The essay takes into examination the technique by which words drawn from glossaries or other kinds of lexicographic compilations were embedded in both prose and verse and went to build a lexical continuum. The definition I propose for such a technique is ‘contextualized lexicography’. It dates from late antiquity, if not earlier, but it was in a number of works composed in the Middle Ages and circulating in the British Isles that it became the governing principle of composition. A penchant for this device is evident in different genres, both literary and utilitarian. These works were written with various aims and addressed to different kinds of audience. The stylistic feature under discussion was not an indigenous development, and the most relevant examples came to England from the Continent. Fleury stands out as an important link in the diffusion of contextualized lexicography to the tenth-century English centres of learning. Contextualized lexicography enjoyed an enduring success also in the following centuries when it was put to various uses. It became an effective didactic tool helping readers to memorize and widen their vocabulary, sometimes carried to excess. A talented author such as Abbo of Saint-Germain-des-Prés succeeded in exploiting the allusive potential of contextualized lexicography and his work engaged the reader in an intellectual game. As with Ælfric Bata’s colloquies, it is not easy to decide whether his exercises of virtuosism were indeed intended to instruct or show off. The English were the first to experiment with contextualized lexicography to teach Latin and, afterwards, in the thirteenth century, they implemented it to teach French as well.The paper is included in the second volume of essays in honour of Michael Lapidge, who was Elrington and Bosworth Professor of Anglo-Saxon at the University of Cambridge. The volume is part of the series ‘Toronto Old English Series’, published by the University of Toronto Press. The essay will be reprinted in the volume: Ashgate Critical Essays on Early English Lexicographers, I. Old English, ed. C. Franzen, Aldershot, Ashgate/Variorum, 2012.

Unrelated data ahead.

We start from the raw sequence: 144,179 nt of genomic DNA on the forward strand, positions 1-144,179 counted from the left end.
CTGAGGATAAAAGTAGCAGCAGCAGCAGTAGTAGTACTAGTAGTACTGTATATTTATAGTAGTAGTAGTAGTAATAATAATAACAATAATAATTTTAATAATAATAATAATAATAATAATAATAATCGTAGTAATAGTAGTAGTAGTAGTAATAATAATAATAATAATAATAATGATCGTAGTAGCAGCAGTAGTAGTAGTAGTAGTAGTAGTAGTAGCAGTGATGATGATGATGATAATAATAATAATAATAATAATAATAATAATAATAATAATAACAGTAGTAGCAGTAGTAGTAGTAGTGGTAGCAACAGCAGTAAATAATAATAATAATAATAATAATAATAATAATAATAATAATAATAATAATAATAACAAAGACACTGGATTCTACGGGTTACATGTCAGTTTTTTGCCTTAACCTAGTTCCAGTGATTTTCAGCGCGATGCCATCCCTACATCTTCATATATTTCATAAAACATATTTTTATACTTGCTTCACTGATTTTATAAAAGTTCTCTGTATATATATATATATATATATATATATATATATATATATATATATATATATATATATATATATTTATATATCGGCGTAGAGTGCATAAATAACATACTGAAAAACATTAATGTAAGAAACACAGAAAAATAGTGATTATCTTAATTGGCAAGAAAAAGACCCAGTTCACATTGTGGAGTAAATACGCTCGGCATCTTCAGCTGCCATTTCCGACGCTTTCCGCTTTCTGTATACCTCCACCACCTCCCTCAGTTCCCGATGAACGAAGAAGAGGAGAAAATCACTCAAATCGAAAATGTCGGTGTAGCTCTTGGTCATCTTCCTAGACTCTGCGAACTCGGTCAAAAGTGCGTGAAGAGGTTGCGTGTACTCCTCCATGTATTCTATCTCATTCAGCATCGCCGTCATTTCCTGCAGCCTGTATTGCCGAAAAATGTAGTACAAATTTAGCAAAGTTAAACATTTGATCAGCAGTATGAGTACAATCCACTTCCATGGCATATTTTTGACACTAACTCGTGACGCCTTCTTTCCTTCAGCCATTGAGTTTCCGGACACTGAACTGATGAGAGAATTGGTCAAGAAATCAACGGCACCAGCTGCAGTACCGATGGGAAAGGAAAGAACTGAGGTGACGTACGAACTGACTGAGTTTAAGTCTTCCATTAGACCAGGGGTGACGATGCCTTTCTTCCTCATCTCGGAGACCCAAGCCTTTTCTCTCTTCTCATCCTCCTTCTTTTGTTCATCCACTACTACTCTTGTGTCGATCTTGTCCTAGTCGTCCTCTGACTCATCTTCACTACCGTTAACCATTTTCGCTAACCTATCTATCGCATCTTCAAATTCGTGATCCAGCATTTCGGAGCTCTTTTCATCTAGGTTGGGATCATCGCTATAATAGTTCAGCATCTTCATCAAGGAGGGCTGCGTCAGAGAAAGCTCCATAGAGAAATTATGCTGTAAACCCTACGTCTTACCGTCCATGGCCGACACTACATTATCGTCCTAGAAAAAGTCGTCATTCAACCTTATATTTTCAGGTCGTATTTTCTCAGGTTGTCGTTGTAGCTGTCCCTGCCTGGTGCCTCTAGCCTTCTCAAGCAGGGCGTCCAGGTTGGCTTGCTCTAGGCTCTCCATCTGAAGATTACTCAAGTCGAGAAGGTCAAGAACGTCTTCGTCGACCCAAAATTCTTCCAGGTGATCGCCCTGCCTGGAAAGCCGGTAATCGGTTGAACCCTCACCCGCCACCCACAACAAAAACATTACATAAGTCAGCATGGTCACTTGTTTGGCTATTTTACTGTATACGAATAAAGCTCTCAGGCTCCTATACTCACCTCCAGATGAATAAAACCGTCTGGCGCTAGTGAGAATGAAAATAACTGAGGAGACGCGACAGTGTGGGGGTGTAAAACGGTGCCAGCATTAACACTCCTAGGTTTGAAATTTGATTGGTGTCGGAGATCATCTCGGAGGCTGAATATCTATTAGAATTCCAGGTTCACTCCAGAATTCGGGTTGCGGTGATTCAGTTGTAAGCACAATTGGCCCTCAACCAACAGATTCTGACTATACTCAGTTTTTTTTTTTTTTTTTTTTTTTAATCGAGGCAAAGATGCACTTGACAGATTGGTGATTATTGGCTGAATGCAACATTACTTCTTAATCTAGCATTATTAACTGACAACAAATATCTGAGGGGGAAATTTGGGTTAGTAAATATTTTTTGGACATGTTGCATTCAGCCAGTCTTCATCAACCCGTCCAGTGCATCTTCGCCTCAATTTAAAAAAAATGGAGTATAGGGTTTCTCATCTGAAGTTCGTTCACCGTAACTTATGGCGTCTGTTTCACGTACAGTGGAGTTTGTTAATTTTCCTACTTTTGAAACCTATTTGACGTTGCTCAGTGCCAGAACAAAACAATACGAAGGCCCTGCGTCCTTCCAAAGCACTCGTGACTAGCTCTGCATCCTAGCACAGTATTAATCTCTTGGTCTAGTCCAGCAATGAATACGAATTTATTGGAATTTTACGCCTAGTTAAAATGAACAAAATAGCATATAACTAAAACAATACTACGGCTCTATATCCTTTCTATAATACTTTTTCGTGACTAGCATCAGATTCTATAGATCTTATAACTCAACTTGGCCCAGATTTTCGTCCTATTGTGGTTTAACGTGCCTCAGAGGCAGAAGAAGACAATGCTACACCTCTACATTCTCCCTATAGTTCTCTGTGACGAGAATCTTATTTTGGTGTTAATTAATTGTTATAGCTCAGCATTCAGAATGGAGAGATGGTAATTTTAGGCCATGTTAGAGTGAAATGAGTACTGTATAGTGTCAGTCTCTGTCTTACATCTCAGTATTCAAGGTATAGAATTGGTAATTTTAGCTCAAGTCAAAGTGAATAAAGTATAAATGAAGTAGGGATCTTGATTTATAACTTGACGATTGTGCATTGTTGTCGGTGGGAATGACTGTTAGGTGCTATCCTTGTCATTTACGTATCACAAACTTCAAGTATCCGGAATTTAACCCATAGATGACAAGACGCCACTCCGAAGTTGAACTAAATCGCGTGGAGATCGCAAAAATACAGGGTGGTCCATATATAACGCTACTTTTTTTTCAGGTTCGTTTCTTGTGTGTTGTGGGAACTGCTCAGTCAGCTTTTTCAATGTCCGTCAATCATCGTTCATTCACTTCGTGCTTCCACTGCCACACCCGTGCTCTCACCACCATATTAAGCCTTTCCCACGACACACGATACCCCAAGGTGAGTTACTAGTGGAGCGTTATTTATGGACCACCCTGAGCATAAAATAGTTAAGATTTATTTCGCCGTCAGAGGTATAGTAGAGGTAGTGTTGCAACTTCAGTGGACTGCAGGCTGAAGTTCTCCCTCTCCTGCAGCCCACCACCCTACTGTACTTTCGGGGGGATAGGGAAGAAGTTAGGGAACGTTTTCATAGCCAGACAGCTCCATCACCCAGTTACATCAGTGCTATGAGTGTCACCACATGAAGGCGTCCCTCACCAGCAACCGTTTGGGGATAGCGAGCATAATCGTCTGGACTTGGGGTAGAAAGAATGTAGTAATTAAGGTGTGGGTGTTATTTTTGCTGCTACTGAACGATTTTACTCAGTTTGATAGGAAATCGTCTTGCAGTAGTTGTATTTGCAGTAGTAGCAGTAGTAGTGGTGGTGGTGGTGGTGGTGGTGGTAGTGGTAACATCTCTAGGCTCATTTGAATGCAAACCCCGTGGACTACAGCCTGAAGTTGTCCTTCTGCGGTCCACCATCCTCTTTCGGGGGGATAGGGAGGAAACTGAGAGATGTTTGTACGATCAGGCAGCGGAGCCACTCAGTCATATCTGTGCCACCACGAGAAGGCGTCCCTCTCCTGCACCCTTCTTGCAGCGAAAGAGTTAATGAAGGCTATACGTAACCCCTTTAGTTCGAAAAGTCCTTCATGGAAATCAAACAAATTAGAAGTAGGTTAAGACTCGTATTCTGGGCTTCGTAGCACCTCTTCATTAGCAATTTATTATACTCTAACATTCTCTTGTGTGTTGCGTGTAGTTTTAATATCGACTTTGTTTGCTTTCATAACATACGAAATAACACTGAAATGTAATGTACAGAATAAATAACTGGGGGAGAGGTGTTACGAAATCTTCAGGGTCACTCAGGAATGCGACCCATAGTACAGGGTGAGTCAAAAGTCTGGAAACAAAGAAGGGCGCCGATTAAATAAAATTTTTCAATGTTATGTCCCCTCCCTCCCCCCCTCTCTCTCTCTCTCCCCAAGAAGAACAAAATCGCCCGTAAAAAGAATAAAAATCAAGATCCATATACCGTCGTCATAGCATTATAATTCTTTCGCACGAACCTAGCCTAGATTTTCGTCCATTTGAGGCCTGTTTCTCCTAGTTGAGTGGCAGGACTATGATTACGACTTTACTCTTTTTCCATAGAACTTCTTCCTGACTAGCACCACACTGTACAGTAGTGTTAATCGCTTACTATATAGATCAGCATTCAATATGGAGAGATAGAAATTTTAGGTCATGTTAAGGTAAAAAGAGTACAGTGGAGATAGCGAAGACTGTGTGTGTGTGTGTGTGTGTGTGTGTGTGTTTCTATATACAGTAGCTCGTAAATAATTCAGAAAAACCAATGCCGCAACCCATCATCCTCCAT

|Titolo della pubblicazione ospite||Latin Learning and English Lore. Studies in Anglo-Saxon Literature for Michael Lapidge|
|Stato di pubblicazione||Published - 2005|